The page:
Making Project Selection Less Painful
By John Heise CLSSMBB, CQM
Trying to identify, scope, and select continual improvement projects can be downright challenging and frustrating. If you’ve never done it before, it can be intimidating or formidable, and can create a lot of consternation and anxiety. If you’re one of those who feel this way, don’t give up hope. You too can be successful in identifying and scoping projects. The key to successful project scoping is to be as “data-driven” as possible. Using the right kind of information can help guide you to successful project development and selection.
Using the right thought process is a good formula for success. Below is the thought process (or work process) I’ve used and it has always served me well. It is a process made up of key actions and questions that guide you to getting the right information to support good project scoping and selection. This process is as follows:
1. Define the problems to be solved.
2. Develop project names (for each problem).
3. Determine the organization/system (e.g. work process) where the problem resides.
4. Define the impact of the problem on the customer and the business.
5. Assess how critical is the problem (to the customer or business).
6. Estimate how many resources will be needed to work with the project (1 or more Black Belts, 1 or more Green Belts, 1-2 people, 4-6 people, 8 or more, etc.).
7. How much time will be needed for the project?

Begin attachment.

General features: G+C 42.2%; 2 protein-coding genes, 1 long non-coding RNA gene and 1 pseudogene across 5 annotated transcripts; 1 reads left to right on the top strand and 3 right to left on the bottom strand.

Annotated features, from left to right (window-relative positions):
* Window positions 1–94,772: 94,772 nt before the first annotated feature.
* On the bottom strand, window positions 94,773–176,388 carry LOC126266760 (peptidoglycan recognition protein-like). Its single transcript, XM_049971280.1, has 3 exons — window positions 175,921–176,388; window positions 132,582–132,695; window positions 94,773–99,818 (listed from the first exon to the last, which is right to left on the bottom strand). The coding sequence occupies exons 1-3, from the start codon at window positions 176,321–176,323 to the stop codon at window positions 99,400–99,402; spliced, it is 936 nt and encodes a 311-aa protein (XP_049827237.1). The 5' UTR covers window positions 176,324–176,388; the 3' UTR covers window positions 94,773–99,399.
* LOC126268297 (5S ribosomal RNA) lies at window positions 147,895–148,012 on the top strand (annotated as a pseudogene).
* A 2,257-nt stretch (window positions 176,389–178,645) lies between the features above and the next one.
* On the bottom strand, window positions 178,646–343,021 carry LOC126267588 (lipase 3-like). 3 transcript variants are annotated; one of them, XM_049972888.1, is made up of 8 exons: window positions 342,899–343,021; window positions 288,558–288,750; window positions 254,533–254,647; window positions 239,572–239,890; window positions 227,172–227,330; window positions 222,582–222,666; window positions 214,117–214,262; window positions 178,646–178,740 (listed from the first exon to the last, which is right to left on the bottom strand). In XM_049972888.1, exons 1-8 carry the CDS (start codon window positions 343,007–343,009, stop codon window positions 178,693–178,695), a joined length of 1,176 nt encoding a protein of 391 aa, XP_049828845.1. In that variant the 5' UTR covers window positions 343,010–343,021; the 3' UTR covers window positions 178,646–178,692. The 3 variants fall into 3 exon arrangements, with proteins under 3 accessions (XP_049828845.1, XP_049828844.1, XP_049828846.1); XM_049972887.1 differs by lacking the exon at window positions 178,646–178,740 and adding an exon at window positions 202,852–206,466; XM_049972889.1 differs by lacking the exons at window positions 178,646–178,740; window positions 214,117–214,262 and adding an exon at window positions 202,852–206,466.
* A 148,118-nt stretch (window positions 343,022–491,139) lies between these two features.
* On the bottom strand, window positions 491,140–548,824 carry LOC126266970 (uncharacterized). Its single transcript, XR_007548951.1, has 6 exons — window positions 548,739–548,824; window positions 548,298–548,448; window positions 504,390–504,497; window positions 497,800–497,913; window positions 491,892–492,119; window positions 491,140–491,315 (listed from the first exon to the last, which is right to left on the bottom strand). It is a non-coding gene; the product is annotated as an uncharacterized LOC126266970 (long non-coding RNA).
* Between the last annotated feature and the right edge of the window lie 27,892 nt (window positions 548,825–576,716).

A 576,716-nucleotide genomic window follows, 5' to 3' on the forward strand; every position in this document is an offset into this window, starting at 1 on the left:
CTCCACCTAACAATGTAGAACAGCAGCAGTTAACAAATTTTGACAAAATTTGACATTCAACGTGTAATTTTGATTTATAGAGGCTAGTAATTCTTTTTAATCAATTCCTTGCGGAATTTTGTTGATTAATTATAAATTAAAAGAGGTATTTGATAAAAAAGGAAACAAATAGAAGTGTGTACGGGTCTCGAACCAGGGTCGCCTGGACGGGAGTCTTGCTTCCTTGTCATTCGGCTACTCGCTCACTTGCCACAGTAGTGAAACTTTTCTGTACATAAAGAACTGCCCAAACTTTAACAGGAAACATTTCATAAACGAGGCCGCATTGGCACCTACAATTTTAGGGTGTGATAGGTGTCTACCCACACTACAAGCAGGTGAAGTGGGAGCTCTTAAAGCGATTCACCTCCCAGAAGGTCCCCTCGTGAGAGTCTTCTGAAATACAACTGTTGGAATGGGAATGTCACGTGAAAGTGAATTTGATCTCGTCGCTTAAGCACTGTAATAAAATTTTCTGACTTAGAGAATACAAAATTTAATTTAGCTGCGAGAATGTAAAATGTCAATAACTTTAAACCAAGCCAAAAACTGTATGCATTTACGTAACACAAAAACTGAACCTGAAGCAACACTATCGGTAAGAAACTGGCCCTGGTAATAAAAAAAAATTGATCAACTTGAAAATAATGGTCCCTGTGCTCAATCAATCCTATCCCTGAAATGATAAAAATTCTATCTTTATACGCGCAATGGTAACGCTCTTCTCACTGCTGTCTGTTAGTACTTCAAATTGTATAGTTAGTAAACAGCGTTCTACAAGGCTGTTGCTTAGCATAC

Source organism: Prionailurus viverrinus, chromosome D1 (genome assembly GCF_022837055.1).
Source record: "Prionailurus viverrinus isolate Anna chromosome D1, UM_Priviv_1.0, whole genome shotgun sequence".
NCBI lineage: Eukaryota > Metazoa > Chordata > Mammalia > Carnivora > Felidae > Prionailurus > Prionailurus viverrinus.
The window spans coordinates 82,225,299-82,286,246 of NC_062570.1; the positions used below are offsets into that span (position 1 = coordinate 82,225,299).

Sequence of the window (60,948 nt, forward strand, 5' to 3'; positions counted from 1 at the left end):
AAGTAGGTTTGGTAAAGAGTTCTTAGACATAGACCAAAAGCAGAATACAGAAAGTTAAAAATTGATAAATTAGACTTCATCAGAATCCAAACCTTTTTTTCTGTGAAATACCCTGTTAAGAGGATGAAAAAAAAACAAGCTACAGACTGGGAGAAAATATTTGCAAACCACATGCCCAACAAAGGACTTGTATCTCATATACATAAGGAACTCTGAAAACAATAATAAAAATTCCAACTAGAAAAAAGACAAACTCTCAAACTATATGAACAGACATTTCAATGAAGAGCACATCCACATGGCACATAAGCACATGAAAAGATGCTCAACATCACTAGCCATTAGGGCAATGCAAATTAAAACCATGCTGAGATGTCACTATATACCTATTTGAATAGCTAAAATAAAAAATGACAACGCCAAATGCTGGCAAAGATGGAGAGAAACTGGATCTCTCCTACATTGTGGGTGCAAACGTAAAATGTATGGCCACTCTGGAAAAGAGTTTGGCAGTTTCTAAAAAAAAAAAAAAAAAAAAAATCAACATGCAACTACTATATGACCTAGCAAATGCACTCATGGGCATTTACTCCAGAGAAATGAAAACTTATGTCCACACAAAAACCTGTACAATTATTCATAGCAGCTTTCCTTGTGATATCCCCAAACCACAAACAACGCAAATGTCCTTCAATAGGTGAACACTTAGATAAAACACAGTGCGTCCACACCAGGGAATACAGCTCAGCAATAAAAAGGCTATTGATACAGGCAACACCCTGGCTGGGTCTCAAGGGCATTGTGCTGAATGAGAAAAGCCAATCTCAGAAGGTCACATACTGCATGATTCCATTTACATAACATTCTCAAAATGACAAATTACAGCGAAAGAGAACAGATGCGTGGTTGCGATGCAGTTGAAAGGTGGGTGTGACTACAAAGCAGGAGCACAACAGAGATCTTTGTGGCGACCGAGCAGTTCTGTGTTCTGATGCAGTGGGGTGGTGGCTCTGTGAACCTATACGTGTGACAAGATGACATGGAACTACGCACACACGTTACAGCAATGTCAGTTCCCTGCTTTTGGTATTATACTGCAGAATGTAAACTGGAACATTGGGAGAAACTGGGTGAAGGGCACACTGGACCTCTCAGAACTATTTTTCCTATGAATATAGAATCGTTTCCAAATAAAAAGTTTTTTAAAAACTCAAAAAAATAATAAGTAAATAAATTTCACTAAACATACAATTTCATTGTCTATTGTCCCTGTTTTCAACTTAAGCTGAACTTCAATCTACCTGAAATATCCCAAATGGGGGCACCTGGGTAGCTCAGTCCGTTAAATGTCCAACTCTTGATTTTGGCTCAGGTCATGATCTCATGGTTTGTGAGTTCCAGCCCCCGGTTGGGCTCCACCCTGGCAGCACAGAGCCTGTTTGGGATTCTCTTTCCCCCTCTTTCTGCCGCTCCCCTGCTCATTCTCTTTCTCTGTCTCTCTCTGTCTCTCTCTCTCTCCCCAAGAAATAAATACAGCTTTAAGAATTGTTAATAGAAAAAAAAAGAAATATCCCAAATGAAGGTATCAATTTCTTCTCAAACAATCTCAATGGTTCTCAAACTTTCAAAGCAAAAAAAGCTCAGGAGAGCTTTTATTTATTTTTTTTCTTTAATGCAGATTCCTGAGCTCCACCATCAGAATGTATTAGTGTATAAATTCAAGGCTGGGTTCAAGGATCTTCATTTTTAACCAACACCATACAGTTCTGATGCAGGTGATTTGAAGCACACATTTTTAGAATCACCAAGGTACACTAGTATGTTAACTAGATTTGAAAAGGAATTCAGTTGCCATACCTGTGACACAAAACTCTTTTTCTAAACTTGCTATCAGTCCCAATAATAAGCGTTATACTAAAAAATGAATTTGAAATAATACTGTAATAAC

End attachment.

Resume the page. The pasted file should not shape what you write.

8. How much data is available to support the project?
The key to successful project development and selection is to start with the facts. If you are working in an existing business or manufacturing area, a good start would be to look at the problems and issues facing your organization or business. Good sources of information are operational metrics (measures), business metrics, customer complaints, product returns, as well as others. Other good sources of ideas include:
• look at key strategic areas upper management may be interested in
• looking at potential growth opportunities in your business area
• look for possible efficiency/cost improvement ideas
Whatever you are working with, a key formula to success is to make sure that the issues/opportunities line up with the priorities of your leadership.
To gain better insight of the problem to be solved and how the issues impact the business, work the issues into effective “Problem Statements” (Step 1). An effective problem statement contains the following information: “what”, “when”, “where”, “how much”, and “how do you know”. It captures an accurate picture of the problem and its impact; also consider a brief description of “where you would like to be if the problem was resolved” (e.g. “desired state”). Many times while working with a problem statement I develop a (representative) project name (Step 2) that can be used later in sorting out the data gathering.